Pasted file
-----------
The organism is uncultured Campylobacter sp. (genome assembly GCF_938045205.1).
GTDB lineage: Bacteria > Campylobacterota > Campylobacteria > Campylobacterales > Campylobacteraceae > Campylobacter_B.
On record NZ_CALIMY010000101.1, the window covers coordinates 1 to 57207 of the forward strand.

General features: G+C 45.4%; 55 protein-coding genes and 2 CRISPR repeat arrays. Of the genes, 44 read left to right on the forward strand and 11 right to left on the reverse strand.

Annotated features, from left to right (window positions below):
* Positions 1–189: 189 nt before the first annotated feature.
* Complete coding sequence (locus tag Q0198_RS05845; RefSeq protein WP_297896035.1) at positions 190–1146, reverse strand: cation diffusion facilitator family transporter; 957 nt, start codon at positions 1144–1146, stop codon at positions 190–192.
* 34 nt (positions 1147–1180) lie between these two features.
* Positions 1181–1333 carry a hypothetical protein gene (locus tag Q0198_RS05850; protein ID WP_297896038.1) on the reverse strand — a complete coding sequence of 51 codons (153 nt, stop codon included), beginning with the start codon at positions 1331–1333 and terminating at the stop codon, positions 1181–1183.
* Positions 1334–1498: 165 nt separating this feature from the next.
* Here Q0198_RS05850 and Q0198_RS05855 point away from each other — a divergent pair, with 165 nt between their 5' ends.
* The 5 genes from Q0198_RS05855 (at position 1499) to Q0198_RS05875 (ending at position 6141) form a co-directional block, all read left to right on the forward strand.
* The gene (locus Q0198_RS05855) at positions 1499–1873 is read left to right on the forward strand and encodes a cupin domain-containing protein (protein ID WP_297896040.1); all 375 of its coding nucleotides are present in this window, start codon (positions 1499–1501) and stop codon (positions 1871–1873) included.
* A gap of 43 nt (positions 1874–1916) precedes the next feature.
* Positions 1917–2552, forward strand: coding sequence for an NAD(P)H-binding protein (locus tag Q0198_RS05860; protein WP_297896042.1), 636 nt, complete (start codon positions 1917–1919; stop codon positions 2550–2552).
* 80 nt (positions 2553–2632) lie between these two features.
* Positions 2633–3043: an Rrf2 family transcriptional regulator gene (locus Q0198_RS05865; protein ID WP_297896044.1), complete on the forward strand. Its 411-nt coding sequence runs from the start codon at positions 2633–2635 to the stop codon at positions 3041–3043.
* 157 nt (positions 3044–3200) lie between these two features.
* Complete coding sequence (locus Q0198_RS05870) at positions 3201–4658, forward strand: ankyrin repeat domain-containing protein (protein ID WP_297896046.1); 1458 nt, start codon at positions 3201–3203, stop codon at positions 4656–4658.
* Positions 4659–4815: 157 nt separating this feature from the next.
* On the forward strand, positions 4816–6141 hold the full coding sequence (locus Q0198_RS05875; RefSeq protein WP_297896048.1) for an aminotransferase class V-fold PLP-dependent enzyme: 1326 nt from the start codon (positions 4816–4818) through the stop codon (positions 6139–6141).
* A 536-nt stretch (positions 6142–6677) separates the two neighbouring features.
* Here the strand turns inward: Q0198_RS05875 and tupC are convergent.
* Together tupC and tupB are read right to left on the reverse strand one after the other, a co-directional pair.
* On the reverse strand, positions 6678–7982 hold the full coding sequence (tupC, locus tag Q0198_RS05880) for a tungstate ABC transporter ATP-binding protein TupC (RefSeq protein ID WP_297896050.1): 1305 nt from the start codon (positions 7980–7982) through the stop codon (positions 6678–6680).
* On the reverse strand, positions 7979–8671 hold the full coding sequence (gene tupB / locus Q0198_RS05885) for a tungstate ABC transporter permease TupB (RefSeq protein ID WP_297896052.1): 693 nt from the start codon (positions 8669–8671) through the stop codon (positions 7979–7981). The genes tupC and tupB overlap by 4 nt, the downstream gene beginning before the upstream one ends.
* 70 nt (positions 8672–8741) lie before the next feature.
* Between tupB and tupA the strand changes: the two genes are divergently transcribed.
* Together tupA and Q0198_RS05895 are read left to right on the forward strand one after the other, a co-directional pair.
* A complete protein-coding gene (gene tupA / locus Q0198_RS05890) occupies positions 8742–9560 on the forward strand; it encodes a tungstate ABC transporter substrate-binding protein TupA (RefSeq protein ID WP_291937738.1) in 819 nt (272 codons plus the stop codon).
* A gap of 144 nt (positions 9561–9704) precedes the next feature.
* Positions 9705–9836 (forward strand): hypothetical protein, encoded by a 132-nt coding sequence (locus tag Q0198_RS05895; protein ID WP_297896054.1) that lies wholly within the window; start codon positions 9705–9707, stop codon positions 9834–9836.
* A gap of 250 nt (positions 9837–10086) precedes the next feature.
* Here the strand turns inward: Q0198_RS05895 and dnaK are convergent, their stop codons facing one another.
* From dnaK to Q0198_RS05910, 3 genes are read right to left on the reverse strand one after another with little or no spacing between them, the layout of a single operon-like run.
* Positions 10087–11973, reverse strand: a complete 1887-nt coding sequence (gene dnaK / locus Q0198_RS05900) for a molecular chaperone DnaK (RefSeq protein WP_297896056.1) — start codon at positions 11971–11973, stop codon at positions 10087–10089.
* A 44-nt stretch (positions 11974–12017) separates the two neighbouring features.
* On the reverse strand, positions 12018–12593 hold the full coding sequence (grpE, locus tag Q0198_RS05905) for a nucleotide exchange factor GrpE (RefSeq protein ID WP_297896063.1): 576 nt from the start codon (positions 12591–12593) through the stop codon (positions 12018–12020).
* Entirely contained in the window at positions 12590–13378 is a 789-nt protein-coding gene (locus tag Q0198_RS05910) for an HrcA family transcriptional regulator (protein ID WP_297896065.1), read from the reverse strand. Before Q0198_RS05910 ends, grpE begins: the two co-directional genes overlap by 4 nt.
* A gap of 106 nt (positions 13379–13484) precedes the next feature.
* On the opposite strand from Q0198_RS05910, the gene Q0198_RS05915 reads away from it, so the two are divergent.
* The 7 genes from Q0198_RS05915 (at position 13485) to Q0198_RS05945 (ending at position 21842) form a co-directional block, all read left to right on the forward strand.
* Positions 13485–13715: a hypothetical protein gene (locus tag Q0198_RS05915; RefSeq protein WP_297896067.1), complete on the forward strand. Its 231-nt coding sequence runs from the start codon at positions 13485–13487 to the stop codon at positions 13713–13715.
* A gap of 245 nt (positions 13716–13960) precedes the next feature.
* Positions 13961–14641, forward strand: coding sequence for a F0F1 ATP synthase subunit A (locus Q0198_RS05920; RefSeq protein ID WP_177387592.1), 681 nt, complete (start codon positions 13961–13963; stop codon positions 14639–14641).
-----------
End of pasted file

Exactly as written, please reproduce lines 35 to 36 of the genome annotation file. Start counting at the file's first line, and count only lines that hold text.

* From dnaK to Q0198_RS05910, 3 genes are read right to left on the reverse strand one after another with little or no spacing between them, the layout of a single operon-like run.
* Positions 10087–11973, reverse strand: a complete 1887-nt coding sequence (gene dnaK / locus Q0198_RS05900) for a molecular chaperone DnaK (RefSeq protein WP_297896056.1) — start codon at positions 11971–11973, stop codon at positions 10087–10089.